Engagement and Participation: How the Navy Wrote the Handbook

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This weekly blog pinpoints huge happenings in the world of Federal government contracting. Check out more on our Twitter account: @RIVA_Solutions. And search our new hashtag, #FedBuzz, for daily updates and join the conversation! Weekly, we, here at RIVA Solutions, like to spotlight government agencies that are leading the way as part of the new social government. We profile the agencies, their public affairs officers, new media directors, web mavens and other gov communicators who give form to the messages that the agencies want to convey. Are you ready to learn about this week’s agency? Read on!

It is through fair assessment, that I say that today’s parents are frightened by the concept of their child joining the military. We all can foresee the time of peace; however, we are still fighting a very real war.

Because of this, the Navy has taken a different approach to social media. If you are familiar with this branch of the military or Department of Defense, then you know that it consists of several young men and women who are bravely sent out into the world defending the United States. What you may not know is how these units or commands stay connected to the US when they are thousands of miles away.

In the Fall of 2011, the Navy released their handbook detailing the intentions and purpose that the Navy foresees and the expectations for all of those who participate in Social Media or as they call it “Social Networking Sites” under the US Navy. The result is that there are hundreds of representations of the Navy across Facebook, Twitter, Flickr, and blogs. There is some form or representation for the various commands across the globe and the various stations in the United States. There might not be a Facebook or Twitter page for every unit, yet. But they now have to the tools to create one.

Find out which units and commands are currently using Social Networking Site: http://www.navy.mil/media/smd.asp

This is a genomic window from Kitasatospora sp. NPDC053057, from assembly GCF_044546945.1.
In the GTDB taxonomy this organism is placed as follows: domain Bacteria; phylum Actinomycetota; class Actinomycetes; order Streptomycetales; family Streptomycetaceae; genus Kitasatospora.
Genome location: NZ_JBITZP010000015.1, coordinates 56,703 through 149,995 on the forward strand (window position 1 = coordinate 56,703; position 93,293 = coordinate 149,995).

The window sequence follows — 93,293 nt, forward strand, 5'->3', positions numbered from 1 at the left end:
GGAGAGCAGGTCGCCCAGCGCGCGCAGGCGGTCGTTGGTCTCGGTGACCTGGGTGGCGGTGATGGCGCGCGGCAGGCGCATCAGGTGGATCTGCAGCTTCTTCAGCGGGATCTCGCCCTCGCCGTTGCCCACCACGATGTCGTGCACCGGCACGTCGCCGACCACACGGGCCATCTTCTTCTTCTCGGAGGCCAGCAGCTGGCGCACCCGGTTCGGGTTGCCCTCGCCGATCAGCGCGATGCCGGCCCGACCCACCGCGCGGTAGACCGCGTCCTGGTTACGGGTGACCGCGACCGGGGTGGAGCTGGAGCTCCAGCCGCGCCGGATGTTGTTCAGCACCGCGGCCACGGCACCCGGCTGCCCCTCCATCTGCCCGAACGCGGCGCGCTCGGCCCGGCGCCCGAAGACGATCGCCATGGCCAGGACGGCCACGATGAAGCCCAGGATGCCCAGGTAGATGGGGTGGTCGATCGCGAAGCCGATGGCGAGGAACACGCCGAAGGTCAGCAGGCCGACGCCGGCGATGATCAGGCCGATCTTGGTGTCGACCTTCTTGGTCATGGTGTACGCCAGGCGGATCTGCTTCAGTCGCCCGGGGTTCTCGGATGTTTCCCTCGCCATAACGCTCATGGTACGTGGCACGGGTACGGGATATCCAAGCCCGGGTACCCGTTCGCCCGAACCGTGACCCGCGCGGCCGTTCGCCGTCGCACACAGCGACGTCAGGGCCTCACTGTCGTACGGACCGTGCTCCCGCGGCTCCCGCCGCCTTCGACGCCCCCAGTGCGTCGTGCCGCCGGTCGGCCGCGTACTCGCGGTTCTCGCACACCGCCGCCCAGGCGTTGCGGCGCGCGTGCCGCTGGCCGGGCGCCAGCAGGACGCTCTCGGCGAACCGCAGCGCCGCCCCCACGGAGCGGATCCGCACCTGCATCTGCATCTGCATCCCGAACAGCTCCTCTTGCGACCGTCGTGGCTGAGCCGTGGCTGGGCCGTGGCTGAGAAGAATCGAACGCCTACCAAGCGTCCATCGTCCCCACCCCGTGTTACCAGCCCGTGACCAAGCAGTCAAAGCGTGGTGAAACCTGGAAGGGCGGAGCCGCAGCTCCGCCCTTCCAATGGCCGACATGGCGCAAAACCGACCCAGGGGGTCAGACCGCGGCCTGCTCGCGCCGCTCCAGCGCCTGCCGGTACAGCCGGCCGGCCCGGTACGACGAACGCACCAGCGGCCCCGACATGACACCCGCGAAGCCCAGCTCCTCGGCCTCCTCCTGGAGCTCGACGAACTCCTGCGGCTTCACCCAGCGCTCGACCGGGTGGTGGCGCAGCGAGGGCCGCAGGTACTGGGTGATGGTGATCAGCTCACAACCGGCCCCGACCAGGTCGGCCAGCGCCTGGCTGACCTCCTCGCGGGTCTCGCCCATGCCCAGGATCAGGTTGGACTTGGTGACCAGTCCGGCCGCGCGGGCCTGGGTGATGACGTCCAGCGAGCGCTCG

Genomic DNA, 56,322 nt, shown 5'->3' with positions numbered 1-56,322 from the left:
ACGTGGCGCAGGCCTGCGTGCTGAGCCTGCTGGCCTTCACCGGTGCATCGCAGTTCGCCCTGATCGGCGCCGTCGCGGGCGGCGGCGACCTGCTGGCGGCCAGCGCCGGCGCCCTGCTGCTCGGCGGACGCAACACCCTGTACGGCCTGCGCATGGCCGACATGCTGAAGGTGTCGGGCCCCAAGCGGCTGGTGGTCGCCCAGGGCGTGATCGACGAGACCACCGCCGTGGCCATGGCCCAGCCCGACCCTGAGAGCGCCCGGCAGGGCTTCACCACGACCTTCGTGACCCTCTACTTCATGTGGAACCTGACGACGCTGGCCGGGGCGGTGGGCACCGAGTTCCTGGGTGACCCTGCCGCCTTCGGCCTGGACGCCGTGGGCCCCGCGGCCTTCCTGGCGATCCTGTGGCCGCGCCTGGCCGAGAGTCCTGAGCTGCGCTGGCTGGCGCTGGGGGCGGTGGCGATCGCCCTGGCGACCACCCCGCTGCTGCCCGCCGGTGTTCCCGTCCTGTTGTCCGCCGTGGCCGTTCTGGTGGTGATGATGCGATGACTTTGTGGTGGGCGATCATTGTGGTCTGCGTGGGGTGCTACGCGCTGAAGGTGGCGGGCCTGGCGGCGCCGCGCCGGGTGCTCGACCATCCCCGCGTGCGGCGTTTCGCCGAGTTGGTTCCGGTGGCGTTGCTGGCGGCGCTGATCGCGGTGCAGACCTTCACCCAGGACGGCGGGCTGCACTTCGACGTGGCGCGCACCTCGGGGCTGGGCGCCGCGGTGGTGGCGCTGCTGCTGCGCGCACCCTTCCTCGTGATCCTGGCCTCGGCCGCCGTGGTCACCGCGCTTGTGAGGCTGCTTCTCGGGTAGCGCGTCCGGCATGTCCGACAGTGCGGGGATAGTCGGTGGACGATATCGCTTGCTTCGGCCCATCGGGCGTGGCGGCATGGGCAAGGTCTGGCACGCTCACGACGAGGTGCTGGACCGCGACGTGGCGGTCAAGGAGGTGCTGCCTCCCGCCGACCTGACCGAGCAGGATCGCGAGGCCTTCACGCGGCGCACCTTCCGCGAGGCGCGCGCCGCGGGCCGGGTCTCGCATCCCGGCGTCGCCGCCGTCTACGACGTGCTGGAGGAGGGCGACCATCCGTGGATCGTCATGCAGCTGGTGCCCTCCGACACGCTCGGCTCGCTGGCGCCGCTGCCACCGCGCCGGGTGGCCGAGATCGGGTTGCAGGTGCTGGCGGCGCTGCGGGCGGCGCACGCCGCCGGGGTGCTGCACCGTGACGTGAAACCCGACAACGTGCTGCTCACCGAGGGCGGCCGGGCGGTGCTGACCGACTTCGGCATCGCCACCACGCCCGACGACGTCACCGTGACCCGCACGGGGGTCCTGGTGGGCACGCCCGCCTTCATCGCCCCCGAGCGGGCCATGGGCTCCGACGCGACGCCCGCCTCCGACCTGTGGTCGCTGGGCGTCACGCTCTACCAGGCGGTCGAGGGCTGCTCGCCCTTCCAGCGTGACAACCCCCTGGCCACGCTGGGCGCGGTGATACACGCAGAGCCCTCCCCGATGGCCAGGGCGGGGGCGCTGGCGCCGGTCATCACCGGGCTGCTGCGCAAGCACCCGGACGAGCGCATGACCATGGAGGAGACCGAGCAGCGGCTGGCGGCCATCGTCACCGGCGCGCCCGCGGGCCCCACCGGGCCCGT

The most impressive of the things that the Navy has done is create a social network for moms. The reason that they created such a network is because during recruitment, the reasons that potential sailors gave as a why they couldn’t join was because of their mothers. Because of the final word of the mothers, there Navy had a difficult time recruiting new members. So the Navy set out with a goal was to have a peer-to-peer element, Linabury said, “to let them have it out, no holds barred, good and bad” to help parents, mothers, to understand  what their children will be doing if they join the Navy.

The Navy and Campbell-Ewald chose to use Ning to create “Navy for Moms” because it allowed them to create a separate, private social network. Upon joining a Ning-created site, users are asked qualifying questions to make sure they fit the community. Linabury said that was an important element in deciding to use Ning, in addition to the fact that it was free at the time of the launch. “We were looking at communities that had a lot of features that Facebook had, that were cost-effective and scalable, but also included privacy,” Linabury said. “We liked that Ning gave you an opportunity to ask qualifying questions. The other communities didn’t offer that without custom code.”

After reaching 300 members only weeks after launch, the site now boasts more than 56,000 members. The site is still gaining over 100 new members a day. The Navy measures success by tracking whether mothers change their opinion of the Navy and have a child join.“When we started getting recruits in Boston for the first time, we were able to prove ROI and prove that this worked,” Linabury said.

Learn more about the “Navy for Moms” at http://www.emarketer.com/Article.aspx?id=1008838&R=1008838

You can connect with the Navy at

Facebook: USNavy
Twitter: USNavy
YouTube: USNavy
Flickr: USNavy
Blog: USNavy Blog

To connect with any of the Fleets, Naval Academy, Units, Commands, or Bases, go to http://www.navy.mil/media/smd.asp

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